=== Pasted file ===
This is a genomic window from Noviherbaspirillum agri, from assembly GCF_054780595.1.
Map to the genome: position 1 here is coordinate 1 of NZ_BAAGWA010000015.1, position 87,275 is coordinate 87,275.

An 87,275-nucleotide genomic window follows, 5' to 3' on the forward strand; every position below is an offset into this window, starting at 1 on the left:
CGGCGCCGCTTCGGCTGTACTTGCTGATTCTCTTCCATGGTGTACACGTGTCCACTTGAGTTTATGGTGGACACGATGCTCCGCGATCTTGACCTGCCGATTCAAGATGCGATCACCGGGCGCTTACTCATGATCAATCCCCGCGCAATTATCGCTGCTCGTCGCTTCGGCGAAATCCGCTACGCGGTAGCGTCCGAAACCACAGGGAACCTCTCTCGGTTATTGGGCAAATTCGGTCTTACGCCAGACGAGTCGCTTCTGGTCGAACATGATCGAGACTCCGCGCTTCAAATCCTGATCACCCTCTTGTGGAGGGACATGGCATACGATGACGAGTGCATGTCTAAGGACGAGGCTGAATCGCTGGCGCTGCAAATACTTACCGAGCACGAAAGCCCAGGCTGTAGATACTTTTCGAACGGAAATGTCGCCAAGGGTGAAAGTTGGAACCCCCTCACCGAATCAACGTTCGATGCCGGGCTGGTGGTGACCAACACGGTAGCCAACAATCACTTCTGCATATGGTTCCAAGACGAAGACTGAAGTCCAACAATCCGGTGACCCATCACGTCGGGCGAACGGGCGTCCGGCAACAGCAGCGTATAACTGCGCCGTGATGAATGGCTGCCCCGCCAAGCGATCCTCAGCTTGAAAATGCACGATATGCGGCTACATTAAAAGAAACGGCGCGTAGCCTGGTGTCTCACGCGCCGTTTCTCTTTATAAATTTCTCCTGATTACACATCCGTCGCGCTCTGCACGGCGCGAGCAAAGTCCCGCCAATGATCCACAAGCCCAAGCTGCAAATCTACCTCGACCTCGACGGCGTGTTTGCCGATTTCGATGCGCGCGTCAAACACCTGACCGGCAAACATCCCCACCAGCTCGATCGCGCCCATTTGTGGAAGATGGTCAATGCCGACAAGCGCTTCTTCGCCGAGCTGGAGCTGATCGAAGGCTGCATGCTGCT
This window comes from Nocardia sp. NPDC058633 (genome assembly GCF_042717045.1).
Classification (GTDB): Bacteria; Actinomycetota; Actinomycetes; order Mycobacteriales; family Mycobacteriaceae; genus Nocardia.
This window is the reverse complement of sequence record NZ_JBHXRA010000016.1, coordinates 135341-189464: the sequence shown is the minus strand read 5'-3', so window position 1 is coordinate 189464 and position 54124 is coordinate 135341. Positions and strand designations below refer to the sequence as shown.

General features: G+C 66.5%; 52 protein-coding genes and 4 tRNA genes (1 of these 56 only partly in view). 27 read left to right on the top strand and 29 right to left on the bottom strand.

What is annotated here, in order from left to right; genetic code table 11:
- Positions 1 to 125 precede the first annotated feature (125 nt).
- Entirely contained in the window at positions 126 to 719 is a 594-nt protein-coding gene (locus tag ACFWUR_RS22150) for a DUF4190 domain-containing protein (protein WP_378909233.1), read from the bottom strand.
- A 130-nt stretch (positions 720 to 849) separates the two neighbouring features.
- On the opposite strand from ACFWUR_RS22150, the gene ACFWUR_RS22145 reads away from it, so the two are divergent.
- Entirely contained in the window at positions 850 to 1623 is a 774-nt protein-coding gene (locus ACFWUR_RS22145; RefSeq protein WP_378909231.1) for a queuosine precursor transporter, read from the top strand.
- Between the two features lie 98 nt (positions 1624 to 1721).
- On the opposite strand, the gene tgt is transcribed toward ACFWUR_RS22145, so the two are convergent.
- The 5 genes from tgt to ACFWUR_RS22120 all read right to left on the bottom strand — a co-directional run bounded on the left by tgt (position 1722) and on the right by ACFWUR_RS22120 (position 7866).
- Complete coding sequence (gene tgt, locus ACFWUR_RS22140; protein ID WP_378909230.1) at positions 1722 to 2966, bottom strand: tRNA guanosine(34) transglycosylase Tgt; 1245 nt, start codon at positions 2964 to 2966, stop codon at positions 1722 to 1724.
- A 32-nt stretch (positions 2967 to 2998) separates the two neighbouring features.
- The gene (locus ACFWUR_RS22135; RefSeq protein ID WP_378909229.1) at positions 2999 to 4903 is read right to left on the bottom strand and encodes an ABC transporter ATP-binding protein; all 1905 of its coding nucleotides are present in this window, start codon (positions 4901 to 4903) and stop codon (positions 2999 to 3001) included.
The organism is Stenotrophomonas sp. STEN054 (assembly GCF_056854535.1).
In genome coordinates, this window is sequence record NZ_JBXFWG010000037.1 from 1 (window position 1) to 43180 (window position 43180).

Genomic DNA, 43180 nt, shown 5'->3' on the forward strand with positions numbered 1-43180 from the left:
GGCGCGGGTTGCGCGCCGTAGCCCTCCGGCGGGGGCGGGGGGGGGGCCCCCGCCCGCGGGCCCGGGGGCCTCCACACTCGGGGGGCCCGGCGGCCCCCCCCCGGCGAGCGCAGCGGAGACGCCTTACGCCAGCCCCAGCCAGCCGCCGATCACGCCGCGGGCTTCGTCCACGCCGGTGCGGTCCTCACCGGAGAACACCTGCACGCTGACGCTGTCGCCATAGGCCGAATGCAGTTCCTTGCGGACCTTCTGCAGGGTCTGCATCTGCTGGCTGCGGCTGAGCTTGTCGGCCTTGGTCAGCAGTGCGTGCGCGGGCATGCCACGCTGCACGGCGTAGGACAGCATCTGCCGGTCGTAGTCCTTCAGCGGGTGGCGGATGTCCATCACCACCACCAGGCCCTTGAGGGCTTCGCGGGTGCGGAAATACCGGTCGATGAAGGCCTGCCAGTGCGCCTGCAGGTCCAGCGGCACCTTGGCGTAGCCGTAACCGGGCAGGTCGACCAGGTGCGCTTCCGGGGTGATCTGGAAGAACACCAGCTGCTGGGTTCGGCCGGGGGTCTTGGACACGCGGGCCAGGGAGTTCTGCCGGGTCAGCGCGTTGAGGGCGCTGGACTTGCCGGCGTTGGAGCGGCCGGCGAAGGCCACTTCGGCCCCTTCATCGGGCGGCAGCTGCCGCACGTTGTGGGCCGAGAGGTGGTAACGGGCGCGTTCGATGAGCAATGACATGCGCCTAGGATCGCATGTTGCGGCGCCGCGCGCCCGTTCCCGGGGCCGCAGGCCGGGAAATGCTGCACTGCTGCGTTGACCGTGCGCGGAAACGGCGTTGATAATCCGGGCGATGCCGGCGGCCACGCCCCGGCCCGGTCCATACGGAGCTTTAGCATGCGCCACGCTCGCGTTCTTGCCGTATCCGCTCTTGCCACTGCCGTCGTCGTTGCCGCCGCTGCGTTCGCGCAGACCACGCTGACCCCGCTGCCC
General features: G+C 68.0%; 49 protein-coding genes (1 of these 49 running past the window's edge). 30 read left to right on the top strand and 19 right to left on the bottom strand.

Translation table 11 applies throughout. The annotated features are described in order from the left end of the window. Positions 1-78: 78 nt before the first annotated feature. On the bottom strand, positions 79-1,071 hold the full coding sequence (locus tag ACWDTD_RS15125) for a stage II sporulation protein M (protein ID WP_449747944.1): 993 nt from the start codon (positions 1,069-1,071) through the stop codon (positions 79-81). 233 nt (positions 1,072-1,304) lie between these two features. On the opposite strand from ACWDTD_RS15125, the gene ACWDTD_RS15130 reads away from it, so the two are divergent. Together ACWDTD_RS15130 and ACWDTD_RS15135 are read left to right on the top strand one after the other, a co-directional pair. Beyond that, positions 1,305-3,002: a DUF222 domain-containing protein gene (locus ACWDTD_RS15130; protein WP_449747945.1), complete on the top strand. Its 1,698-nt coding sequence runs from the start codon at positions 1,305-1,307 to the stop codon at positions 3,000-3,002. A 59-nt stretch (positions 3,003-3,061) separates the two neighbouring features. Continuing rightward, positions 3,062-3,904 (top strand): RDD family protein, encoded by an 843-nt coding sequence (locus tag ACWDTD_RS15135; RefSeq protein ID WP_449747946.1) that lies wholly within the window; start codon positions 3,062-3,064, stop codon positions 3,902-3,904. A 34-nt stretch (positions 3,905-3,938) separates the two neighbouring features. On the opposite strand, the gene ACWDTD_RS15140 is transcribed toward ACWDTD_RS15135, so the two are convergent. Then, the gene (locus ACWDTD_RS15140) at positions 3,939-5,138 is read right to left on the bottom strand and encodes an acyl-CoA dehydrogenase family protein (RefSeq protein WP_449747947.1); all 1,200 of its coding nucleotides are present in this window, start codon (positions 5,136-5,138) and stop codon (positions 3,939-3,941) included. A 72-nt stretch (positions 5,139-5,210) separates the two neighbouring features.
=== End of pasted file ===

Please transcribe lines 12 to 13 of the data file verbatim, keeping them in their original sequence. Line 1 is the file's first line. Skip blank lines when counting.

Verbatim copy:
- A 130-nt stretch (positions 720 to 849) separates the two neighbouring features.
- On the opposite strand from ACFWUR_RS22150, the gene ACFWUR_RS22145 reads away from it, so the two are divergent.